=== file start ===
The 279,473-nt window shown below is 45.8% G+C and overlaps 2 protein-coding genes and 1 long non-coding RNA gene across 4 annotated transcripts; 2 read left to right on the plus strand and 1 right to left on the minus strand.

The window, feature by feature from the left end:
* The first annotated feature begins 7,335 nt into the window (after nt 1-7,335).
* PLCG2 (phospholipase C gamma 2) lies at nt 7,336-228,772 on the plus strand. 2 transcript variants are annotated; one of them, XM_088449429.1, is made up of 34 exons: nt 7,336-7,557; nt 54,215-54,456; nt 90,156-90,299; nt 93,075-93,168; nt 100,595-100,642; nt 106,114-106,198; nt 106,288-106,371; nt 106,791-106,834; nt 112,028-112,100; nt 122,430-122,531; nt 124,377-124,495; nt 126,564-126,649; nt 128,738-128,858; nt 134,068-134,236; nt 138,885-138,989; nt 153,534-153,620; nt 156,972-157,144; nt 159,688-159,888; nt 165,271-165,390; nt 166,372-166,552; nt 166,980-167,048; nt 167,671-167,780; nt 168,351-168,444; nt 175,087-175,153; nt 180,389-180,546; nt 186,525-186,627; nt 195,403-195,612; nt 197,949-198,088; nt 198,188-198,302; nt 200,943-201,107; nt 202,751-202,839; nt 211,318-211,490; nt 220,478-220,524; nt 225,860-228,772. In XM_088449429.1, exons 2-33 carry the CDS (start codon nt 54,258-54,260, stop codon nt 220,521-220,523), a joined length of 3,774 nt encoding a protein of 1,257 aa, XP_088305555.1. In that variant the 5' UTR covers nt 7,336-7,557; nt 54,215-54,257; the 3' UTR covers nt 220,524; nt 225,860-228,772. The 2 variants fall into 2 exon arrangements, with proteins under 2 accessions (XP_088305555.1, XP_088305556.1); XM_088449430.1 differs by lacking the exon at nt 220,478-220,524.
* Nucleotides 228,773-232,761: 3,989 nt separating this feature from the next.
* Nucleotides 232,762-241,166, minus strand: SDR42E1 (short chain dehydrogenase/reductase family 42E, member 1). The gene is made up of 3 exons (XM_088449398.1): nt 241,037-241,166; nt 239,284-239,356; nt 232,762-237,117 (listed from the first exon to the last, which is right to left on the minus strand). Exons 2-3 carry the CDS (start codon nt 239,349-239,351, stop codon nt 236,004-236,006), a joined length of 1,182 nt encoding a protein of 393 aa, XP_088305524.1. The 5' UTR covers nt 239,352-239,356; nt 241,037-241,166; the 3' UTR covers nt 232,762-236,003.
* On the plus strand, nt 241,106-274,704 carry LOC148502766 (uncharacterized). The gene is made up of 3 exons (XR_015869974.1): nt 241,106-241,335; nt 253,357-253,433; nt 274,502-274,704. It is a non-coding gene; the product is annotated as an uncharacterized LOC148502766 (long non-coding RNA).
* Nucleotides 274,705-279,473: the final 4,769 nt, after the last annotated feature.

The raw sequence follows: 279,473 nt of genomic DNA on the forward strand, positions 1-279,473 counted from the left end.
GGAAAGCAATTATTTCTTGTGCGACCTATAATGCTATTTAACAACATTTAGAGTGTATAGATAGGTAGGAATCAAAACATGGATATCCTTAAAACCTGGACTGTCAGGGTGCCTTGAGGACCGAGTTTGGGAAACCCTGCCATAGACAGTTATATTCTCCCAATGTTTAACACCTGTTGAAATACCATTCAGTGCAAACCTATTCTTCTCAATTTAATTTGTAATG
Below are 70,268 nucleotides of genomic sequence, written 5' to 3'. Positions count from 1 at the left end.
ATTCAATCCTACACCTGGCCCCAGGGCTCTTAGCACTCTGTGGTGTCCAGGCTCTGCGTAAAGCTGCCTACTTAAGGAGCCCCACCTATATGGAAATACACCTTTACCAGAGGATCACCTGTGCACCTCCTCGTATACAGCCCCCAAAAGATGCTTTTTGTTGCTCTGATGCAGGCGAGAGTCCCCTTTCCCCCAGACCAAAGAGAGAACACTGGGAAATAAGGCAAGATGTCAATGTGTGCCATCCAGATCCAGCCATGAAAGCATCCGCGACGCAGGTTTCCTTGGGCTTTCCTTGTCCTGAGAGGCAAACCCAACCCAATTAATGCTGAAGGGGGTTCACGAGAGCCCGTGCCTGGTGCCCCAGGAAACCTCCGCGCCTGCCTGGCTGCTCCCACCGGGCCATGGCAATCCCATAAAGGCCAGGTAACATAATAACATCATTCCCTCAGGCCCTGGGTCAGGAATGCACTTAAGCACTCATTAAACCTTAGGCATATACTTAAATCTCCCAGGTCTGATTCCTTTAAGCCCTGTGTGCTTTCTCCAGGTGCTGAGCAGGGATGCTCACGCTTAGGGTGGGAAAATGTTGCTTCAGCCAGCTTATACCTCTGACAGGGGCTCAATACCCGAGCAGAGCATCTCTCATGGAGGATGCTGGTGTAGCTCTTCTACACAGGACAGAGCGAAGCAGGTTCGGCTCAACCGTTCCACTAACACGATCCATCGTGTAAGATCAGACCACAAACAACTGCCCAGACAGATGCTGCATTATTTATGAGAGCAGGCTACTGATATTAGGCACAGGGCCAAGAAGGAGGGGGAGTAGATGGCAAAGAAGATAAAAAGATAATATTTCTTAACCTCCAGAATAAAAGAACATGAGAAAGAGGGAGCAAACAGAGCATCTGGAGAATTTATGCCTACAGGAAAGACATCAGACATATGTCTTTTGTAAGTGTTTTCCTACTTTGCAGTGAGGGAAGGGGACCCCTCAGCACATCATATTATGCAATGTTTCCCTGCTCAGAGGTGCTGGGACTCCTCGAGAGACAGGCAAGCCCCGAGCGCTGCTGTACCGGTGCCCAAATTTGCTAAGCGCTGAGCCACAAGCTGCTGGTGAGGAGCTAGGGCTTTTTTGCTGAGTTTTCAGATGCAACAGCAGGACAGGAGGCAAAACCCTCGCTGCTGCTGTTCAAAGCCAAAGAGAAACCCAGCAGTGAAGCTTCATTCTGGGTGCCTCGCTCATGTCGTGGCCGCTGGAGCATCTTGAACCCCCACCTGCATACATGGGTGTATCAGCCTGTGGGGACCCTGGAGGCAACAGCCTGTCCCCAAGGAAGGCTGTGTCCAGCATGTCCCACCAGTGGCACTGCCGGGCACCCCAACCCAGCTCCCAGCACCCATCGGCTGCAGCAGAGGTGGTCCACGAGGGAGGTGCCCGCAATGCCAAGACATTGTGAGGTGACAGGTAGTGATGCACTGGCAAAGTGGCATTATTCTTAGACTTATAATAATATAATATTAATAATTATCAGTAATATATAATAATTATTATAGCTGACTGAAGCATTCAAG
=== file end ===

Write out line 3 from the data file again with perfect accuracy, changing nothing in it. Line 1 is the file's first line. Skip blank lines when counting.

* The first annotated feature begins 7,335 nt into the window (after nt 1-7,335).